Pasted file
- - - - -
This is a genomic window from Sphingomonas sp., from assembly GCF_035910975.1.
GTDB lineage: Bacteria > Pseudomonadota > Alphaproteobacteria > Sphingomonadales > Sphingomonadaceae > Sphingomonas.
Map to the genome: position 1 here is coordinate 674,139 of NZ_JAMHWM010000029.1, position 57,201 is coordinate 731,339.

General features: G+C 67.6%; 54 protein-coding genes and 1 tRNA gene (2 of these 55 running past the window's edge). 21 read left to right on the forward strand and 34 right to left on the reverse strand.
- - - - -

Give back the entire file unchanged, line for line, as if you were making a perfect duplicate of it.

This is a genomic window from Sphingomonas sp., from assembly GCF_035910975.1.
GTDB lineage: Bacteria > Pseudomonadota > Alphaproteobacteria > Sphingomonadales > Sphingomonadaceae > Sphingomonas.
Map to the genome: position 1 here is coordinate 674,139 of NZ_JAMHWM010000029.1, position 57,201 is coordinate 731,339.

General features: G+C 67.6%; 54 protein-coding genes and 1 tRNA gene (2 of these 55 running past the window's edge). 21 read left to right on the forward strand and 34 right to left on the reverse strand.